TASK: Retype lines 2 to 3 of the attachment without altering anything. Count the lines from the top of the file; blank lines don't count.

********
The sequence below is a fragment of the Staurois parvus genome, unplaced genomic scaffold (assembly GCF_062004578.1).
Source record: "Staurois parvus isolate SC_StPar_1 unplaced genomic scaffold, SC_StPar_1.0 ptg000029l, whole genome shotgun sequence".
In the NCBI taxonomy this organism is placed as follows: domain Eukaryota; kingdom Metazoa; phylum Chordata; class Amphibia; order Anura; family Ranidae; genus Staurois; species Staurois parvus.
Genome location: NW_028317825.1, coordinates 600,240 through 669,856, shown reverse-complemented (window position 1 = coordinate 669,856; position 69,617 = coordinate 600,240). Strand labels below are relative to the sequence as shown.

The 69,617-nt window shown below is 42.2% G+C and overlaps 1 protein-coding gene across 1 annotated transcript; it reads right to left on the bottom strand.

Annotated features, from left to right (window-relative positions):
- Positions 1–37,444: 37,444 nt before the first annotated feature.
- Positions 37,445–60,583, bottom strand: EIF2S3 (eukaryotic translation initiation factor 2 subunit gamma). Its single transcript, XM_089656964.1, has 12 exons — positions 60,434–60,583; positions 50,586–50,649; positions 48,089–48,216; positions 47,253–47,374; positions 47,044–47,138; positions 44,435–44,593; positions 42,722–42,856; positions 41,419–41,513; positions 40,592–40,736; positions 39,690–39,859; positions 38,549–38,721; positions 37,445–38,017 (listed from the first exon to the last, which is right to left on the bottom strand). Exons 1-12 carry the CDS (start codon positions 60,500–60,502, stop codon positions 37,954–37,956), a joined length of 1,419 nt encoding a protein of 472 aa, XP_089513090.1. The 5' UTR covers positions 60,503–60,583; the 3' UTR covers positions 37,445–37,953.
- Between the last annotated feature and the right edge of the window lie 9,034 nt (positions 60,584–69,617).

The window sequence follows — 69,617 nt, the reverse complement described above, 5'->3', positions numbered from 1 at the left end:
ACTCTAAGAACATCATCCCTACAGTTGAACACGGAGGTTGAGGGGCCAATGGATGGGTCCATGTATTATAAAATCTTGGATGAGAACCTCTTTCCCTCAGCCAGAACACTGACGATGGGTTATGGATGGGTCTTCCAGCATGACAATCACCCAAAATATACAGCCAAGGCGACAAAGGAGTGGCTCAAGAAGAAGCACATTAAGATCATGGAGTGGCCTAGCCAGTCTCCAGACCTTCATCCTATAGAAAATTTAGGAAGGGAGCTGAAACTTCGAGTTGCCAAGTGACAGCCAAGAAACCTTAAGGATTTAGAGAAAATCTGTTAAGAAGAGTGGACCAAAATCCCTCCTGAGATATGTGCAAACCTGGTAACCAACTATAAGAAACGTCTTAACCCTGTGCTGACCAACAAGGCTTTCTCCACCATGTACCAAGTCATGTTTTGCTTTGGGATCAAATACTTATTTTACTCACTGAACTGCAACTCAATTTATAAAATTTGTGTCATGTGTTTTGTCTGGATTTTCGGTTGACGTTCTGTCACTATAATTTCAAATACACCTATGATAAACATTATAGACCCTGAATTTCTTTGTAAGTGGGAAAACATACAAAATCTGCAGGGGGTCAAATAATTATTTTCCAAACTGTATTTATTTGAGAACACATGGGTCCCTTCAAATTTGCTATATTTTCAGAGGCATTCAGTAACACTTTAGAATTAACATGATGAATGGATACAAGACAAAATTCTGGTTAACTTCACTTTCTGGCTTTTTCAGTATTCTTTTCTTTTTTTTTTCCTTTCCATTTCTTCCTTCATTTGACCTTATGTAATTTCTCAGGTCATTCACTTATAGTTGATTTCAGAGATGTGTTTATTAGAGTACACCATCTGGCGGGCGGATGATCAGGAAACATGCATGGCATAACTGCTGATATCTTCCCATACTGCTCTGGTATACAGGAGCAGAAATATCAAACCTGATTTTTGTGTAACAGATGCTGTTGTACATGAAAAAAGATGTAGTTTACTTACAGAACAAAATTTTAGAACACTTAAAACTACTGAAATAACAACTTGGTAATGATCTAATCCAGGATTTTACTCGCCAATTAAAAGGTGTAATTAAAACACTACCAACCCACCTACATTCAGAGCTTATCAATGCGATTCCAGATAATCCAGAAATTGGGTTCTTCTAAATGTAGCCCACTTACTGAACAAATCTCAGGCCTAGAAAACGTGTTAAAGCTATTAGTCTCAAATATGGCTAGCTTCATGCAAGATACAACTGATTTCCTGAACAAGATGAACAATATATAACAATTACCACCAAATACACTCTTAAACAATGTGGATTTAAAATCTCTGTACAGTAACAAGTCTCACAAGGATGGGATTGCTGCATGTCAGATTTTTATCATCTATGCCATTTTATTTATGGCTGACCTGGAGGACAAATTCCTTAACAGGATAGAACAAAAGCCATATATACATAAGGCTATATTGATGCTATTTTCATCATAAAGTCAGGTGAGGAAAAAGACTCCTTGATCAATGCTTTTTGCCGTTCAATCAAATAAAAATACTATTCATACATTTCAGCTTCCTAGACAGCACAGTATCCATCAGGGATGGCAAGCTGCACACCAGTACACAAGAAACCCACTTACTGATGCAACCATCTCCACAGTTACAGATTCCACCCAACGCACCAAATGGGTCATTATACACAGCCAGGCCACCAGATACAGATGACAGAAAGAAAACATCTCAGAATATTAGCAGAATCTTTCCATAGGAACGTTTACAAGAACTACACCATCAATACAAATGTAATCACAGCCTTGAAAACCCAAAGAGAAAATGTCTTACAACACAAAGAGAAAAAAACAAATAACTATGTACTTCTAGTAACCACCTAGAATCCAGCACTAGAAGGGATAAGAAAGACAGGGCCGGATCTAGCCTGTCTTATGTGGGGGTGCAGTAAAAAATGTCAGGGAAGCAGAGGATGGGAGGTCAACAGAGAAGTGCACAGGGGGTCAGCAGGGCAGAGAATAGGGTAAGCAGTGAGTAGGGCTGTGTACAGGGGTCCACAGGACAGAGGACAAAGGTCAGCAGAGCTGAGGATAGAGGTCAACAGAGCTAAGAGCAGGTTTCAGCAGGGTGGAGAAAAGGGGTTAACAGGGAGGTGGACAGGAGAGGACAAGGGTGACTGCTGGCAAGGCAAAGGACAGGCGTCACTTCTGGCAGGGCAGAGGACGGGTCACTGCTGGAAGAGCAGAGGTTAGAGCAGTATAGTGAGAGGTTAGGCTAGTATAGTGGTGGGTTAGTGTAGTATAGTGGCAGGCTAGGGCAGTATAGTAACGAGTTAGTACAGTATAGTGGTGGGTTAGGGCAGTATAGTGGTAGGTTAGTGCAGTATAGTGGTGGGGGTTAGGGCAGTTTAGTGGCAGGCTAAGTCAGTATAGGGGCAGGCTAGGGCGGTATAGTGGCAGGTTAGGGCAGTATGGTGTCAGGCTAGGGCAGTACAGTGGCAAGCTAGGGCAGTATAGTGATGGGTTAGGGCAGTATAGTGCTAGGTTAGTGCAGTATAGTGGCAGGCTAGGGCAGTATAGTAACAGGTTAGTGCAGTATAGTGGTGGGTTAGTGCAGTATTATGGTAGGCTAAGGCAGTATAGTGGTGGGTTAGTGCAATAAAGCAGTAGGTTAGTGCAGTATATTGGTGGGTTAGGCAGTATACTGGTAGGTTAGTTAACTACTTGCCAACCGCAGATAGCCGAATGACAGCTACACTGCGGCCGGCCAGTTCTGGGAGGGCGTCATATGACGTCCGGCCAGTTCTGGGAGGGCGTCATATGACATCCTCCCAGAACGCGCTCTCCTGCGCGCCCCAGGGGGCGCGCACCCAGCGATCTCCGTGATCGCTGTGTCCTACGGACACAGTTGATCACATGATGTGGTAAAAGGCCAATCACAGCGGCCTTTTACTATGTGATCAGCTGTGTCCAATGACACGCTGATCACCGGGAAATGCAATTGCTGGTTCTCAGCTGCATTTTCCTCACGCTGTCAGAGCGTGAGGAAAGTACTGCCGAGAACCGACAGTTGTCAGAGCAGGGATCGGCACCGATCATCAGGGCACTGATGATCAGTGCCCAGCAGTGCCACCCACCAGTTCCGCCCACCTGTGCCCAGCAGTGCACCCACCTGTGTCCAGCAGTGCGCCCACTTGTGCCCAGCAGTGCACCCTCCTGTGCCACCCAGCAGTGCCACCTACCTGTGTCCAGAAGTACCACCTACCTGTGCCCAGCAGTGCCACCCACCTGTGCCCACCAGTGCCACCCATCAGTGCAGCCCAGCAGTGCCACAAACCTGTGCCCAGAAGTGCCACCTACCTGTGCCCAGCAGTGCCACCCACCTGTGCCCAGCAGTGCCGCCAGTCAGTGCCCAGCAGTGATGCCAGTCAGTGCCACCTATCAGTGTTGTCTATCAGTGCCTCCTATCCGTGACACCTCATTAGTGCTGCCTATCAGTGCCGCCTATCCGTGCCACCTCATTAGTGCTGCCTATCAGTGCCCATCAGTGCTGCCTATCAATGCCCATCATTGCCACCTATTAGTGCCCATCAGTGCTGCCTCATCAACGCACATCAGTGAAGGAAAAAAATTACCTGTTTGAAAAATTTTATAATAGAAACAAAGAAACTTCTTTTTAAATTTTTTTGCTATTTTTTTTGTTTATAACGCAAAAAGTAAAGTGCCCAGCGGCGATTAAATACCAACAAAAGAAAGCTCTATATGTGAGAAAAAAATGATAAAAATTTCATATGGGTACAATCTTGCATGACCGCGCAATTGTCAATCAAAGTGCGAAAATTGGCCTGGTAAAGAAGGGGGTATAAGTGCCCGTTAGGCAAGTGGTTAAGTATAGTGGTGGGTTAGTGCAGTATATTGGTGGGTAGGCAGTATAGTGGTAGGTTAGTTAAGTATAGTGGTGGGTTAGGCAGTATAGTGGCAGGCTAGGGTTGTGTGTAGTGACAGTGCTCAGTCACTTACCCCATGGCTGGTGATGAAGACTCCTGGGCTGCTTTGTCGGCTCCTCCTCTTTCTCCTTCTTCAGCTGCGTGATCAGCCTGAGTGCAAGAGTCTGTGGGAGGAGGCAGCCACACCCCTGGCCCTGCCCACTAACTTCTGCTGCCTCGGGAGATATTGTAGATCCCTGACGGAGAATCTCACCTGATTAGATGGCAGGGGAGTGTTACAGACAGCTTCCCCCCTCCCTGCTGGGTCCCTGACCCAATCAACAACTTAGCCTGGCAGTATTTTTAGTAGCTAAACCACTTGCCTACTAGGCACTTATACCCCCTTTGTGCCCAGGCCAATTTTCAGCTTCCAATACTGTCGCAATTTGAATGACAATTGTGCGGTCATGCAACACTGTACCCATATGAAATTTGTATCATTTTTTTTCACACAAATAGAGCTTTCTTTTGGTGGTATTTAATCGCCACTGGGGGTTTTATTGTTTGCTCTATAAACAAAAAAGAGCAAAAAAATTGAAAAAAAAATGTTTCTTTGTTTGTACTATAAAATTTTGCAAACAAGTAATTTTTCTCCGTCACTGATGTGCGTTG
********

Source record: "Staurois parvus isolate SC_StPar_1 unplaced genomic scaffold, SC_StPar_1.0 ptg000029l, whole genome shotgun sequence".
In the NCBI taxonomy this organism is placed as follows: domain Eukaryota; kingdom Metazoa; phylum Chordata; class Amphibia; order Anura; family Ranidae; genus Staurois; species Staurois parvus.